Categories of SARS-CoV-2 test results included RT-PCR positivity (with or without a positive antibody test), antibody positivity only (with negative or unknown RT-PCR results), or an epidemiological link with negative RT-PCR results and negative or unknown antibody test results. We also assessed Kawasaki’s disease–like signs and symptoms among the patients with multisystem inflammatory syndrome (Table S2).10
We described organ-system involvement on the basis of symptoms, clinical findings, and laboratory measures (Table S3). The severity of cardiovascular involvement was specifically evaluated.7,11,12 Cardiovascular involvement was identified on the basis of any of the following: receipt of vasopressor or vasoactive support, an echocardiogram showing an ejection fraction of less than 55% (based on measurement or qualitative evaluation of decreased left ventricular function) or a maximum z score of the left anterior descending or right coronary artery of at least 2.5 on any echocardiogram,10 pericarditis or pericardial effusion, elevated levels of troponin or B-type natriuretic peptide (BNP), cardiac arrhythmia, pulmonary edema due to left heart failure, or receipt of cardiopulmonary resuscitation (see the Supplementary Appendix).
We report the frequency of clinical features, relevant laboratory findings, and treatments among patients stratified according to SARS-CoV-2 test results, age groups, and clinical syndromes. Continuous variables were expressed as medians and interquartile ranges or ranges, and categorical variables were expressed as counts and percentages. We did not impute missing data. We analyzed all data using R software, version 3.6.1 (R Project for Statistical Computing).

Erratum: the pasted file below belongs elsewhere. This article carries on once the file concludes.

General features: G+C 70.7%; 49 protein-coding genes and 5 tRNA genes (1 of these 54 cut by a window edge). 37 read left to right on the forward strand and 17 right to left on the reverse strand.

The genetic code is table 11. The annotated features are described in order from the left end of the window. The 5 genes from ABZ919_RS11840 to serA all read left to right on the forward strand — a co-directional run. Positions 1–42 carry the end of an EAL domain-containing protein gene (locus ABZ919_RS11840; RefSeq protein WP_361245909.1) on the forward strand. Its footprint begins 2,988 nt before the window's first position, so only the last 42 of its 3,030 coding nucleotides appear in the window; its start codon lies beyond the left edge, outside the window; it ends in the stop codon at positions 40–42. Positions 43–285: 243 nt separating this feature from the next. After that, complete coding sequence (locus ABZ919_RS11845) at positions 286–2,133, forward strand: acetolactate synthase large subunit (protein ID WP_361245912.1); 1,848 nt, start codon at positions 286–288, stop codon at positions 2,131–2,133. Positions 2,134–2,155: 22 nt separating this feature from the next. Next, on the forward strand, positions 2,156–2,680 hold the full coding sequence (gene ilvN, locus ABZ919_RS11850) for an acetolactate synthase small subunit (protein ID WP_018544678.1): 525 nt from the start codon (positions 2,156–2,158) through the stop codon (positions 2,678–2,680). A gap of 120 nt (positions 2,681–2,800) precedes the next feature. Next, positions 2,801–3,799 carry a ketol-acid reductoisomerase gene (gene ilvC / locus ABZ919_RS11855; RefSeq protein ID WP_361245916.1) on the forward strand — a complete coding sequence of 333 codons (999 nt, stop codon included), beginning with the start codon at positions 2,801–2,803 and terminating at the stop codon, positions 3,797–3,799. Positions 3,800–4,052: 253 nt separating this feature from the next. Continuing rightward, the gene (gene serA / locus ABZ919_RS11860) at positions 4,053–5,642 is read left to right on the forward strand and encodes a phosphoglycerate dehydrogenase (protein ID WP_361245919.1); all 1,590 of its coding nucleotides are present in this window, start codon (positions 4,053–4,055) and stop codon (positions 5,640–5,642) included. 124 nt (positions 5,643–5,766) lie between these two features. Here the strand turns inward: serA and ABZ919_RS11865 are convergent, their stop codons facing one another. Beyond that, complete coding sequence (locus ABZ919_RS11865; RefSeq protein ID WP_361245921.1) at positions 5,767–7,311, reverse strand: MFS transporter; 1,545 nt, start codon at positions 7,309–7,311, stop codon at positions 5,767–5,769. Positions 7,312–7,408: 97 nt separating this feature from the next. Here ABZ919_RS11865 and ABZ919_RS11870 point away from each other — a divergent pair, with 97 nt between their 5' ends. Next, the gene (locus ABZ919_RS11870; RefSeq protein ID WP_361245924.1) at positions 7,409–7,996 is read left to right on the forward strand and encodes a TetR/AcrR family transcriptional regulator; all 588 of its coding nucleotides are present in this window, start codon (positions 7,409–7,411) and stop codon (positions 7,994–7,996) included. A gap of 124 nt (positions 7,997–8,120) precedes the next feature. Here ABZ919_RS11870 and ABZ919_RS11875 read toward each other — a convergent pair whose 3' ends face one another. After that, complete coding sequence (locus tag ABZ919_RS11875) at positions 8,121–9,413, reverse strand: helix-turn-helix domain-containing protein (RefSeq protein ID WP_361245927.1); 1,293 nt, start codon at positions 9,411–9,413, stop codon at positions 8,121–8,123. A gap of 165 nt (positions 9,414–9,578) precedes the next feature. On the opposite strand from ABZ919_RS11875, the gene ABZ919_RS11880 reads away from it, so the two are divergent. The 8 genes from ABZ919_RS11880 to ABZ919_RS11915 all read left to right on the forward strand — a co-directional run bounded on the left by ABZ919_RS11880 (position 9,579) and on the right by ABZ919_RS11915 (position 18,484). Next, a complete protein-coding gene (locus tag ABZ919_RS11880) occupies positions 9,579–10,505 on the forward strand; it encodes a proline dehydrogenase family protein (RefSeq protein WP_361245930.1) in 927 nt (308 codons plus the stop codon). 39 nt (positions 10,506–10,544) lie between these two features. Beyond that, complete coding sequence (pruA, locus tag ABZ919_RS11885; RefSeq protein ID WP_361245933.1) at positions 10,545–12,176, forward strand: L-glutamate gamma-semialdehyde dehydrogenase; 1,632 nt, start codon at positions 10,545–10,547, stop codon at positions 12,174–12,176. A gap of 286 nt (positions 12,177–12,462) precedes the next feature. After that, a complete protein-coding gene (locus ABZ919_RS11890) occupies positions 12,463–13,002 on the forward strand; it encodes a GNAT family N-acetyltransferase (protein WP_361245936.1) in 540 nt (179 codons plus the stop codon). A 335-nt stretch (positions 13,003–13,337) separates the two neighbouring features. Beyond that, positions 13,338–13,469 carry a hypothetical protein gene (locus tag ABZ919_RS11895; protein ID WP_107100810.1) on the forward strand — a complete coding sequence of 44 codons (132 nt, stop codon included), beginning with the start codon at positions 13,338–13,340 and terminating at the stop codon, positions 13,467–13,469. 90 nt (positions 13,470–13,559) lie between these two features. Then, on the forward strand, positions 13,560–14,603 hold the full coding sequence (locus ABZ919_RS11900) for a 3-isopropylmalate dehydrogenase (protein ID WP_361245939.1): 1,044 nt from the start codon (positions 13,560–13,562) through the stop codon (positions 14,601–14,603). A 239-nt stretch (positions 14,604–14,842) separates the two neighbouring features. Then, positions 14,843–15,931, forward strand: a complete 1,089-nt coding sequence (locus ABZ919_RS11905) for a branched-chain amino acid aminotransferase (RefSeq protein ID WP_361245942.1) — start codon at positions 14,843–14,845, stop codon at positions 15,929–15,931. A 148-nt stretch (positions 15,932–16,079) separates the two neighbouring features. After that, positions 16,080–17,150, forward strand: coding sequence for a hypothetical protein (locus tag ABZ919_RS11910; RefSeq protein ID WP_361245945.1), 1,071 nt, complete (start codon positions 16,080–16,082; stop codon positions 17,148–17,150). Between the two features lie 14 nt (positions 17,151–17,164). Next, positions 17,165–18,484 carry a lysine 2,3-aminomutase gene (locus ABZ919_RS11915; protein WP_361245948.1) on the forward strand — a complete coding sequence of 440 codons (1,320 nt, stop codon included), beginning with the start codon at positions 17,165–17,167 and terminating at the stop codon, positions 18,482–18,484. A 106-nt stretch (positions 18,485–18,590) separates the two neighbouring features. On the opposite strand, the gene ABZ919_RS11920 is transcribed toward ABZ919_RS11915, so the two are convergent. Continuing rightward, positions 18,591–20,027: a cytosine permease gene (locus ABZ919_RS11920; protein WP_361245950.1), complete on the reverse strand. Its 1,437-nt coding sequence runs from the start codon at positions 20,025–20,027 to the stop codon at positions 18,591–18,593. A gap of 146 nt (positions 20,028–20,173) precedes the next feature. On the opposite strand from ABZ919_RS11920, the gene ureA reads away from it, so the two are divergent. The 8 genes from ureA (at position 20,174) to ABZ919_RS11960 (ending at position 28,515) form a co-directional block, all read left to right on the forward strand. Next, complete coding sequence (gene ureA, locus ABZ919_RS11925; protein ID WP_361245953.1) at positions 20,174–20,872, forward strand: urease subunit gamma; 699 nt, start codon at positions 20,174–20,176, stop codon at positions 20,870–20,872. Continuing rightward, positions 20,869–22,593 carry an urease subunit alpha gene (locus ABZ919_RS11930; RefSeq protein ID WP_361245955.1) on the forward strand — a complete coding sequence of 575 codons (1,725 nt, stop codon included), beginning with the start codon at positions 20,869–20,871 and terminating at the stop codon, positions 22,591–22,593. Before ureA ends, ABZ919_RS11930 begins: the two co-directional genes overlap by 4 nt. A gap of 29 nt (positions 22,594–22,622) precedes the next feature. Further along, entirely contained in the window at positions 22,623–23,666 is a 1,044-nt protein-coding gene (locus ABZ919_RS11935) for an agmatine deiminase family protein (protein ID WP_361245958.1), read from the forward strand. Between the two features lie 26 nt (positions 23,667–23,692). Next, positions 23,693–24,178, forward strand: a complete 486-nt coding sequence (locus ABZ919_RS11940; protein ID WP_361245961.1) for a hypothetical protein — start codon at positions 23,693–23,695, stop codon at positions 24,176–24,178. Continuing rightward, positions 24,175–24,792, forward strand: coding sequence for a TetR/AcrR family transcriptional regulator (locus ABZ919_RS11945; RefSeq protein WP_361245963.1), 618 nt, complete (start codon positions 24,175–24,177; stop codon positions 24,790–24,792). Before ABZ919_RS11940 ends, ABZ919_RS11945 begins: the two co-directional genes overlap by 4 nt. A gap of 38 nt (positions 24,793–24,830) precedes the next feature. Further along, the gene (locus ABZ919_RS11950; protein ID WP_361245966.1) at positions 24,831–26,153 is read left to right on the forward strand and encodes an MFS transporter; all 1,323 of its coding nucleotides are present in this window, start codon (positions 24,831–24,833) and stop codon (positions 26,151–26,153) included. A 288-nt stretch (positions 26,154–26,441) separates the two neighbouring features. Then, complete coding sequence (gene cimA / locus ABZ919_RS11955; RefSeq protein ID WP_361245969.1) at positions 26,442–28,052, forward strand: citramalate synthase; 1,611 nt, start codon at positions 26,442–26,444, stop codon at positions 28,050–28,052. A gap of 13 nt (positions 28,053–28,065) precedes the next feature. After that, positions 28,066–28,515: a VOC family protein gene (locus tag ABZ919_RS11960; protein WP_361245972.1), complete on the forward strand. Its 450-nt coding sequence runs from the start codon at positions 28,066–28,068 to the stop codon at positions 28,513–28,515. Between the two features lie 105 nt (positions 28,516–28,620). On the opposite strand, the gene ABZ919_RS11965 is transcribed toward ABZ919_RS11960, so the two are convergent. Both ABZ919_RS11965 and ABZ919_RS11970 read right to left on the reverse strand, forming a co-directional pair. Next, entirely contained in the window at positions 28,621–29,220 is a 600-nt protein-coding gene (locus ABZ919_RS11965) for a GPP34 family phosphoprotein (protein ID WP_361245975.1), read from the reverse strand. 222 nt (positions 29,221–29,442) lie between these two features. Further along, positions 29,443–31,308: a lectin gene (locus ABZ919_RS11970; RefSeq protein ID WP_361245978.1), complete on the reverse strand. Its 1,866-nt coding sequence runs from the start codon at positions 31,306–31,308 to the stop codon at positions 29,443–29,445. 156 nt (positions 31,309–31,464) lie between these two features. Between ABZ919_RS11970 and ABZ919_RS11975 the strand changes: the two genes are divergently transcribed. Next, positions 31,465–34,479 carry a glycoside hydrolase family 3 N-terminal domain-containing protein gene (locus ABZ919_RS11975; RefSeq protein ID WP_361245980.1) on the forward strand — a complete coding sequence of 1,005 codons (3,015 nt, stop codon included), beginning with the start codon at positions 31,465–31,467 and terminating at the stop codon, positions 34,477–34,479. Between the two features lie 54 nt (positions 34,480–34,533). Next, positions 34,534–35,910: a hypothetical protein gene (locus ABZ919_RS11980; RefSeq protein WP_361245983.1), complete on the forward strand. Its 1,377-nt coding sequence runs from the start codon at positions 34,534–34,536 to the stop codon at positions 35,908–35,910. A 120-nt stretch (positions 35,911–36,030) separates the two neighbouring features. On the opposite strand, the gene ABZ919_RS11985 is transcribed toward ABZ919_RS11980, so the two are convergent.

Case-Defining, Demographic, and Clinical Characteristics
Of 234 patients admitted to 53 participating hospitals, we excluded 21 whose condition did not meet the case definition and 27 who were included in the New York State Department of Health report.22 Among the 186 patients with MIS-C included in our report (Figure 1A), 22 (12%) were hospitalized between March 16 and April 15, and 164 (88%) were hospitalized between April 16 and May 20; the peak incidence of MIS-C occurred when Covid-19 activity was decreasing (Figure 1B).
The majority of patients (131 [70%]) tested positive for SARS-CoV-2 infection by RT-PCR, antibody testing, or both, and 55 (30%) had an epidemiologic link to a person with Covid-19 (Table 1). Among the 14 patients with recorded Covid-19 symptoms before the onset of MIS-C, the median interval from Covid-19 symptom onset to MIS-C symptom onset was 25 days (range, 6 to 51). The median age of the patients was 8.3 years (interquartile range, 3.3 to 12.5), 115 (62%) were male, and 135 (73%) had previously been healthy. Overall, 35 patients (19%) were white non-Hispanic, 46 (25%) were black non-Hispanic, 9 (5%) were another race and non-Hispanic, 57 (31%) were Hispanic or Latino, and 41 (22%) were of unknown race (race categories were nonexclusive).
Clinical Characteristics and Treatment